But the discipline faces challenges in the job market. In North America especially, faculty positions have been decreasing in frequency even as market demand for engineers increases. Moreover, many working professionals are set to retire in the coming years, meaning an employment deficit is expected. Western countries may also begin to lose their environmental engineers as exciting and lucrative opportunities arise in other places across the world, a result of an increasingly globalised workforce. With globalisation comes another problem, too: as more workers from developing countries move to the West willing to work for less, the average wage for engineers is set to decrease. Environmental engineers may, however, be protected from this, as they are seen as essential for our future, and therefore worth the money. Nonetheless, engineering faces problems in the job market at a critical juncture in our world history.
Fixing the future
If environmental engineering is going to face the challenges of the impending climate catastrophe, it will be forced to evolve. Education will have to be overhauled in order to deal with the concerns of the future and make the discipline more appealing to prospective students. One of the things brought up in the 2019 study Environmental Engineering for the 21st Century was the fact that engineers will have to change tact from simply solving problems to predicting them and fixing them before they have developed. This means, at its most basic level, working with experts from other fields to prevent disaster before it starts. Important players in this will be those in the social sciences, who will enable engineers to learn about the social, economic, legal, and political contexts within which they work.
Some of this has already started: universities have begun to implement, for example, leadership initiatives which layer, on top of the environmental engineering degree, courses in social consciousness and creativity. Moreover, continuing education will become ever more important as the number of those with undergraduate degrees increases – a good thing by anyone’s estimation, but something that arguably lowers the value of a BSc or BA. Specialisation will also become more important, again forcing students to continue into highly-specialised graduate programs. And it isn’t only experts who need to be brought into the equation, but the public, too: as interest in the environment and the protecting of it increases, environmental engineers will be forced to deal with the demands of an ever-more-vocal public.
All of these developments will transform the discipline of environmental engineering into something truly modern. The field has something essential to contribute to the health and prosperity of the world, particularly as climate change is now at the top of the agenda. Climate problems have to be prevented before they have materialised, because this crisis can’t be solved after the fact: it needs to be mitigated with preventions. Whether improving water supplies, helping to grow the sustainable energy sector, or working with the public, experts and at-risk communities to adapt to a fast-changing world, environmental engineers in particular will be at the forefront of the solution to the most pressing concern of our time – perhaps of all time. They have continued proving they are up to the job; now, with the developments that are required of them, they will have to work harder than ever.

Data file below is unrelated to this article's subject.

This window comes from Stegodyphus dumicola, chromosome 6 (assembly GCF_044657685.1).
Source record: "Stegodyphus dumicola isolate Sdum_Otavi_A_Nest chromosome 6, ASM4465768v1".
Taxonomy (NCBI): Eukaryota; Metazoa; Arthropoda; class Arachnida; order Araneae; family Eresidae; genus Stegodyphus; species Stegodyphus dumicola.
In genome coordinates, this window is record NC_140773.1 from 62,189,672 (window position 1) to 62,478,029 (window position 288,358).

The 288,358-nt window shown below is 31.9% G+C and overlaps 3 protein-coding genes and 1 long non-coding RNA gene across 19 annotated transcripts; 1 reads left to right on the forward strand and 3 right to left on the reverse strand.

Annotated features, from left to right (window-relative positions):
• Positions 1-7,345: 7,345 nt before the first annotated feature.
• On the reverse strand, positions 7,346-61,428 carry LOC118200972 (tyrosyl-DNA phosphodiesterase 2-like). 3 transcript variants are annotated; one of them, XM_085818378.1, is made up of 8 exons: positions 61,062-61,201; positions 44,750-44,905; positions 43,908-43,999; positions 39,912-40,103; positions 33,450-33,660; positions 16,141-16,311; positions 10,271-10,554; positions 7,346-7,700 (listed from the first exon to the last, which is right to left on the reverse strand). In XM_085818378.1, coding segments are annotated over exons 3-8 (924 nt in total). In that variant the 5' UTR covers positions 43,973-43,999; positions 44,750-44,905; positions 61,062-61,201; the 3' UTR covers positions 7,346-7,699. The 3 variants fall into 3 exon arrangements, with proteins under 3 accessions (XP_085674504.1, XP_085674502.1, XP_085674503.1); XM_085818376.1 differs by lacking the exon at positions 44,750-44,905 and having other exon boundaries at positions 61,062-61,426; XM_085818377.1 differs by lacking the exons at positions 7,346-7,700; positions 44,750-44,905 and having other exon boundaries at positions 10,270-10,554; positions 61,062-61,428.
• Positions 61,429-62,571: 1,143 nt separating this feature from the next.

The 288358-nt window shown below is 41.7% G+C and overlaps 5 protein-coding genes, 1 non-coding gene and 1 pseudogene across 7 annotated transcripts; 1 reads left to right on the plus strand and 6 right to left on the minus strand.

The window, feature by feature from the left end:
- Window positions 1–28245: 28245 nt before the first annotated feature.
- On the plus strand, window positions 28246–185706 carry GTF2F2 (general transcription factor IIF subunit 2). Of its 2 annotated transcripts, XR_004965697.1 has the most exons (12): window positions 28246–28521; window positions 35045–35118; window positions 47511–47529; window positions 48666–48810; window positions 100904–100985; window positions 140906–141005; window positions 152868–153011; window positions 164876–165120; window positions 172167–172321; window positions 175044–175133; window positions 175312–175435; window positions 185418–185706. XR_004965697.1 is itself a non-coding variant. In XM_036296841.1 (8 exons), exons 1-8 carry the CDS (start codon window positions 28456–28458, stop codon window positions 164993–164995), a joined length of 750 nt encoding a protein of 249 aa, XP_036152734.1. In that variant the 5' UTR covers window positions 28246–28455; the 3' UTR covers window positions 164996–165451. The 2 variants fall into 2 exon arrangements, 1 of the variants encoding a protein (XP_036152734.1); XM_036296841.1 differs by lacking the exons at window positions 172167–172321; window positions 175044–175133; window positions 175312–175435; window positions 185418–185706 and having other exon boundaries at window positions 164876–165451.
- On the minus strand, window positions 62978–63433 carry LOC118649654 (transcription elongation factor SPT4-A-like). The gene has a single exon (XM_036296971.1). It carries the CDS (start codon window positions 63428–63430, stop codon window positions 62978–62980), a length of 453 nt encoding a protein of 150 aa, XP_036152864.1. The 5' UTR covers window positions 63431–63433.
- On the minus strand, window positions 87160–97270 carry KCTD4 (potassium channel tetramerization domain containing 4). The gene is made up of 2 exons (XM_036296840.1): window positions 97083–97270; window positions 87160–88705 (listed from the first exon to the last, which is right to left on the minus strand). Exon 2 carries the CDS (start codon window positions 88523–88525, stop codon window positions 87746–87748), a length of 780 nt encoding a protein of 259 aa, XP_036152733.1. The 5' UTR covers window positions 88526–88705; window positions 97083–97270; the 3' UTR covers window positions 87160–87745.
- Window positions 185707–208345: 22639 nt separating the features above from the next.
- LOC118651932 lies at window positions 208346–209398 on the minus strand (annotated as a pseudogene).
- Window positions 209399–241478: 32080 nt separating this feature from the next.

Top 10 Companies for Civil Engineers to Work for
Before the coronavirus COVID-19 pandemic, we were in the middle of a construction boom, fuelled by large civil engineering projects in India and the Middle East. While COVID affected this somewhat, now is still a good time to plan for your next civil engineering job. There have rarely been so many opportunities in both developed countries and the developing world. This article is going to give you the lowdown on what the best companies offer to their employees and some criteria you can use to pick out the best of the bunch.
- Chemicals in the Shipping Container Industry
Inventory of hazardous substances in container vessels: another necessary but bureaucratic burden for carriers
The European Union (EU) is working very hard to make ship recycling greener and safer in the future. It is quite clear that the dismantling of ships in many parts of South Asia in its current state is not acceptable, either from an environmental or a social point of view. Ship recycling regulations, adopted seven years ago, are finally gathering pace now.
What are the Subdivisions of Civil Engineering?
Civil engineering is a branch of engineering that deals with the design and construction of buildings, roads, bridges, and other large-scale structures. It is an established profession that has existed since the establishment of the first permanent human settlements. Within the civil engineering profession, there are many sub-disciplines one can specialise in. Here we look over some of the main ones.